Grassroots International’s solidarity philanthropy approach is intertwined with the history of its Middle East program. In 1982, during the intersecting crises of the Lebanese civil war and the Israeli invasion of Lebanon, US organizations were hesitant to build long-term partnerships with Lebanese and Palestinian organizations, or in some cases, even provide humanitarian relief in the short term. At the same time, civil society in Lebanon and Palestine sought to foster ties with communities in the US who could confront their government’s harmful policies in the region. To ensure a space in philanthropy for partnerships centered on solidarity and just transformation, Grassroots International opened its doors in 1983 with two founding programs, including the first iteration of its Middle East program.
The “Middle East" is not a neutral geographical term, but a colonial construct created in the early 20th century to describe a wide area of strategic interest to European and North American powers. Today, it encompasses a remarkably diverse region fragmented and scarred by more than a century of colonial rule and military intervention. Palestinian social movements are at the center of transnational efforts to forge futures of self-determination, freedom, and justice beyond the colonial realities imposed on them.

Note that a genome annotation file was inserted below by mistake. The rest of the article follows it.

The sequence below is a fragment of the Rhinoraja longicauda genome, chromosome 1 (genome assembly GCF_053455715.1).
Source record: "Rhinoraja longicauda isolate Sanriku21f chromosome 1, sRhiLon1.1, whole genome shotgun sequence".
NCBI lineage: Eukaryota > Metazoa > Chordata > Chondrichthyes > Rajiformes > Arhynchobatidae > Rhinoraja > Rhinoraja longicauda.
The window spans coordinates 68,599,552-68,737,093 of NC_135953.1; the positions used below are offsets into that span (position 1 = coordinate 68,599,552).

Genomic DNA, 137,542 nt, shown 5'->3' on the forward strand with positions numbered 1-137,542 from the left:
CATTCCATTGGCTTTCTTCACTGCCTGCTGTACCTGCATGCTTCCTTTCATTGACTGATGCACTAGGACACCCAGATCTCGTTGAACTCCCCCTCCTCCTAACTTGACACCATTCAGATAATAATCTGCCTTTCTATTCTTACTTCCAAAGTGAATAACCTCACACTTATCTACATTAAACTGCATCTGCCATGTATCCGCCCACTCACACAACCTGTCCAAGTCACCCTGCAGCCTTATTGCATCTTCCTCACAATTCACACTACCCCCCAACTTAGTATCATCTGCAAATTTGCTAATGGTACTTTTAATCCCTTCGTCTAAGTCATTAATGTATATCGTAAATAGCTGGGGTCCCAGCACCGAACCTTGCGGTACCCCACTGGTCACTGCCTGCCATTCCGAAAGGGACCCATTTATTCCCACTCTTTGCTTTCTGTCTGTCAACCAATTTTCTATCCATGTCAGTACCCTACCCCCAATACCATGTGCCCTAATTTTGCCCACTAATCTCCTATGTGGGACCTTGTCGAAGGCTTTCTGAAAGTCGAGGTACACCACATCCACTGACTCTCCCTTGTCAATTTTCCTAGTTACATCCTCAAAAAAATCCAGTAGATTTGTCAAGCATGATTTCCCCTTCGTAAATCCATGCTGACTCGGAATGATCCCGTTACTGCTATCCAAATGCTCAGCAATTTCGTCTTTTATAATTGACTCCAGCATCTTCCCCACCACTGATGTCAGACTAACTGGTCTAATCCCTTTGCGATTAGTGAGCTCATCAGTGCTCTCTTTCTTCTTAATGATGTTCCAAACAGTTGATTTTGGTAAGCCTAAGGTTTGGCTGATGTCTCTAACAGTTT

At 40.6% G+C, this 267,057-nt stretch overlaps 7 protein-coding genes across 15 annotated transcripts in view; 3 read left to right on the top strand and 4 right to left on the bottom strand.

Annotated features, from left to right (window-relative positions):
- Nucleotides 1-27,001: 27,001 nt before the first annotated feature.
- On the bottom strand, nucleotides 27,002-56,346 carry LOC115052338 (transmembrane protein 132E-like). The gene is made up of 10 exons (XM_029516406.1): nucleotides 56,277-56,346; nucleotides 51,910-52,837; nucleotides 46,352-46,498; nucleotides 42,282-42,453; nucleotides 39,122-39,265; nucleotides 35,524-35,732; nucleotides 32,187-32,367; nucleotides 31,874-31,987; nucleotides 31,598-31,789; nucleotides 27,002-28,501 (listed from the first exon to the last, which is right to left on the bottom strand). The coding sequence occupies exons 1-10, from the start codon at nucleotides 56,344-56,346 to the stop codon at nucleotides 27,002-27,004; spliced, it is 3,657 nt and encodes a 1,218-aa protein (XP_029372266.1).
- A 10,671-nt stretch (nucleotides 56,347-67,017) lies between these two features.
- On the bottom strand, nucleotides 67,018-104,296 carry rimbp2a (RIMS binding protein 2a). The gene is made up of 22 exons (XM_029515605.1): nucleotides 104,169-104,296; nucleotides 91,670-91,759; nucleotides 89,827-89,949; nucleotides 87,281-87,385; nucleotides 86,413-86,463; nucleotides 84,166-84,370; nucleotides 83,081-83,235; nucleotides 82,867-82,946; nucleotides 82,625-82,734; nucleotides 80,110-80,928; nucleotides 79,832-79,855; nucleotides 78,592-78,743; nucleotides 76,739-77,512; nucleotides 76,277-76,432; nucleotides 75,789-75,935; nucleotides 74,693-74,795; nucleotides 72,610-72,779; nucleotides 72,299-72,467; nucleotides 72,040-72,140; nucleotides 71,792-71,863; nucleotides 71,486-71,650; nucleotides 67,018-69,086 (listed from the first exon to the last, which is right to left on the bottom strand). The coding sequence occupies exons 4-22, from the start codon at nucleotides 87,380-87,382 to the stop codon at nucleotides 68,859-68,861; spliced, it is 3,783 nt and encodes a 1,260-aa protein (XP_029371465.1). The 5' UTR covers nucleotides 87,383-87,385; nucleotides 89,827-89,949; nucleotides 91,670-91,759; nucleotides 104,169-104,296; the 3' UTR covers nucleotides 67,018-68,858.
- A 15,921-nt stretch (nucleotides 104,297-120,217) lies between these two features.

The Arabic word sumud, meaning “steadfastness,” captures the determination of generations of Palestinians to survive the Israeli government’s attempts to erase them. In 1948, almost three quarters of the Palestinian population in the areas that became part of the state of Israel were ethnically cleansed by militias during the Nakba, or “catastrophe.” The Nakba did not end, but evolved into a system of apartheid affecting all Palestinians. US military funding and diplomatic support for Israel uphold this system.
Grassroots International reinforces sumud through funding and solidarity, partnering with Palestinian-led organizations that protect land, territory, water, food sovereignty, and human rights, which are critical for achieving Palestinian self-determination. This includes work organized by and for Palestinian youth, farmers, women, community-based popular committees, human rights organizations, and mental health advocates.